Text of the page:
Cubs move Friday's game against Reds to 7:05 p.m. start

  • Chicago Cubs closer Brandon Morrow, left, celebrates with catcher Willson Contreras after they defeated the Milwaukee Brewers in a baseball game Sunday, April 29, 2018, in Chicago.

    Chicago Cubs closer Brandon Morrow, left, celebrates with catcher Willson Contreras after they defeated the Milwaukee Brewers in a baseball game Sunday, April 29, 2018, in Chicago.

Updated 9/12/2018 8:38 PM

Cubs manager Joe Maddon prefers night games to day games, and he'll get another night game Friday when the Cubs host the Cincinnati Reds.

The team announced Wednesday night that Friday's game has been moved from 1:20 p.m. to 7:05 p.m. The switch, which needed approval from the city of Chicago, was made to help ease a scheduling burden.


The Cubs and the Washington Nationals will play a makeup game Thursday at 3:05 p.m. CDT in Washington, and the Cubs will fly home after that. Last season, the Cubs played their first regular-season Friday night game in September to provide relief after a Thursday night game at Pittsburgh. The team's agreement with the city prohibits them from playing Friday night home games during the regular season.

"To play later in the day Friday would definitely be a boon to us somehow," Maddon said. "The thought of playing in Washington and getting out of there late, we do gain an hour coming back, obviously. But nevertheless, the later start, just a little bit of rest, a little bit of sleep will help the guys a lot."

Morrow gets closer:

Brandon Morrow threw "about 35 pitches" off the bullpen mound Wednesday, and the erstwhile Cubs closer said he may be ready for game action by the end of next week.

The Cubs will play the White Sox in a three-game series at Guaranteed Rate Field Sept. 21-23.

"I feel like I'm on the right track and like I'm getting stronger and progressing toward a sim (simulated) game, which I don't have a date for but it should be in the next 2-3-4 days," he said. "I wouldn't say I unleashed, but I definitely gave it a little bit more extra. They have all the equipment down there, too, so I was pleasantly surprised with some of the velocities toward the end of it."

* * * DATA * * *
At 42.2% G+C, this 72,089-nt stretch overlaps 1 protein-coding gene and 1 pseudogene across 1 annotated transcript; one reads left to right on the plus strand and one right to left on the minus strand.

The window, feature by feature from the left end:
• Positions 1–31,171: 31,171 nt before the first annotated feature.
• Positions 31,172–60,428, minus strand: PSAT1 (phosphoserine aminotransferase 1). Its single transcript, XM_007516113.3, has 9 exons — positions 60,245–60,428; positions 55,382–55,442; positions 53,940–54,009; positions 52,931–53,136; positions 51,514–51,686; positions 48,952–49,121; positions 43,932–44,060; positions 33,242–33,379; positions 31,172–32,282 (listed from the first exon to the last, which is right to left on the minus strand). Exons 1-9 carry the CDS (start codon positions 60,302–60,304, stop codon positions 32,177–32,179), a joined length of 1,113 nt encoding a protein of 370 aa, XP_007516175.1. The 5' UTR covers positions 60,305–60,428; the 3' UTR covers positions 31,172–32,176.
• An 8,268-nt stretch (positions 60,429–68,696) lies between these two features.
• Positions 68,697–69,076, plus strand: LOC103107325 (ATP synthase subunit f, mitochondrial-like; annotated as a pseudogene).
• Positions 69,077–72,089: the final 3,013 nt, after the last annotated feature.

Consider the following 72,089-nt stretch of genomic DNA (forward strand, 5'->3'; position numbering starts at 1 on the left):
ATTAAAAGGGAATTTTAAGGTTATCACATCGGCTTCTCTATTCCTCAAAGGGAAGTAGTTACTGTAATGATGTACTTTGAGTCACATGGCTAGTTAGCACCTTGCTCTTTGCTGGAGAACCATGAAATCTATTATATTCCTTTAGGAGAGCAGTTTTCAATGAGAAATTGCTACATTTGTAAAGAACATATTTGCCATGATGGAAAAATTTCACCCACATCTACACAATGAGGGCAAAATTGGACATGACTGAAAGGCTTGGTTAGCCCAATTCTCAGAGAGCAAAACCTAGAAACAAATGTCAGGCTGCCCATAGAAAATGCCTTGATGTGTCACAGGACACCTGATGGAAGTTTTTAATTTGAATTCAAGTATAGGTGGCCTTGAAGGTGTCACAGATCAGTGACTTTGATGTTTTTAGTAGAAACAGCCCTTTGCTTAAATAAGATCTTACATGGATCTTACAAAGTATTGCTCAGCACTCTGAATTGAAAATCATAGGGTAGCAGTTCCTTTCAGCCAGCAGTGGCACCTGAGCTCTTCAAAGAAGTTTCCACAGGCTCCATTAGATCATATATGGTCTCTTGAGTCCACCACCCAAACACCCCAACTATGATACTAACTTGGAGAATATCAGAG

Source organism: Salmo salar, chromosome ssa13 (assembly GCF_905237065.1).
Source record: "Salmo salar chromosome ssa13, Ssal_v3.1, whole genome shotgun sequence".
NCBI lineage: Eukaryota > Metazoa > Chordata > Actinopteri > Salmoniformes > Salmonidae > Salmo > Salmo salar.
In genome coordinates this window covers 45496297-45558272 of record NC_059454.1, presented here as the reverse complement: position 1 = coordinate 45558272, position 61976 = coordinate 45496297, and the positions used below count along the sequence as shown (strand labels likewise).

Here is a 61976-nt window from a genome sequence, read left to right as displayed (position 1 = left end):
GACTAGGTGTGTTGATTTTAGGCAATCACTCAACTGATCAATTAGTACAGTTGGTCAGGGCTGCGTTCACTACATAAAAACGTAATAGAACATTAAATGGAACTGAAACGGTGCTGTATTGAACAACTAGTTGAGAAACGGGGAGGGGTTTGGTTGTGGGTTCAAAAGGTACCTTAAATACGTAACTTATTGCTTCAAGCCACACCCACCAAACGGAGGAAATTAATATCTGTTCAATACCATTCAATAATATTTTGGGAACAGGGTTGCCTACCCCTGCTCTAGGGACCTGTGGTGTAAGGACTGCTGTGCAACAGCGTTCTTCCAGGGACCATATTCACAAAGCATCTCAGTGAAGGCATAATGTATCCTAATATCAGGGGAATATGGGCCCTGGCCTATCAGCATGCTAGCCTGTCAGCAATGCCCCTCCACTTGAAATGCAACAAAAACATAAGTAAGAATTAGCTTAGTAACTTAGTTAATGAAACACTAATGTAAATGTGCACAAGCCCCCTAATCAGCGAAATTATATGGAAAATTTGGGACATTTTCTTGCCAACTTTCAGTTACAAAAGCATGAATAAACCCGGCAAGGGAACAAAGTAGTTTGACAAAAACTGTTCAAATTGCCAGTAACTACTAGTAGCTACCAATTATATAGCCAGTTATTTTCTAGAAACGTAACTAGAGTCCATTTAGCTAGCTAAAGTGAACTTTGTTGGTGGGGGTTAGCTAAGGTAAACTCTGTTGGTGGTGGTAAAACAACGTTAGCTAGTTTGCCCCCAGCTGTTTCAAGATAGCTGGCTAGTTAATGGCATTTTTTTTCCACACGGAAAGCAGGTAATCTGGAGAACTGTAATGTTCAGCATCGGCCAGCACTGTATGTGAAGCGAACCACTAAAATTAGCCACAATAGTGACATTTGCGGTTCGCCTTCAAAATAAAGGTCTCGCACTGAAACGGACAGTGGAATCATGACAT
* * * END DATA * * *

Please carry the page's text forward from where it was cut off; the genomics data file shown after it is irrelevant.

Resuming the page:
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Morrow has been on the disabled list since mid-July with right-biceps inflammation. The Cubs signed him to a two-year contract last December to be their closer after he worked primarily as a setup man for the Los Angeles Dodgers. He appeared in all seven World Series games last fall.

Pedro Strop has picked up the slack at the back end of the bullpen, and he entered Wednesday with 13 saves. The Cubs won't throw Morrow back into the closer's role when he first comes back, and he might not close for the rest of the regular season or the postseason, if the Cubs make it.

"I don't think it matters," he said. "We've got guys to cover all the innings. I'm hoping to be back and contribute in any way. I don't think it matters what inning it is for me. I'm just looking to coming back and contributing."

Darvish undergoes procedure:

The Cubs said pitcher Yu Darvish underwent an arthroscopic debridement (cleanup) of his right elbow Wednesday after getting a second medical opinion.

Darvish has not pitched since May as he has been out since then with right-triceps tendinitis and elbow discomfort.


The Cubs said Wednesday's procedure was minimally invasive and that they expect Darvish to be fully recovered by spring training.

Score that one a hit:

Joe Maddon said he'd like batters to get credit for a hit on balls misplayed by infielders playing in the outfield while shifting.

"I think if a second baseman is playing on the outfield grass and the ball's hit to him and he's unable to complete the play, the hitter should get a hit on that play," Maddon said. "If you want to create some kind of fairness or standard within the game, you've already put the guy (the hitter) at a disadvantage by putting the fielder in such a depth situation.

"I'd like to put that out there to be talked about because we've been hurt a little bit, our guys have. It's tough. They go out there and they're already set up defensively. I'm not complaining because I was involved in that several years ago, the shift thing.

"But if the guy can't make a play and he starts on the grass and ends on the grass, you've got to give that guy (the batter) a hit because that is no longer a routine play.

"Last point, when you're fielding the ball off the grass, it's totally different than fielding it off the dirt. There's a different everything about it."


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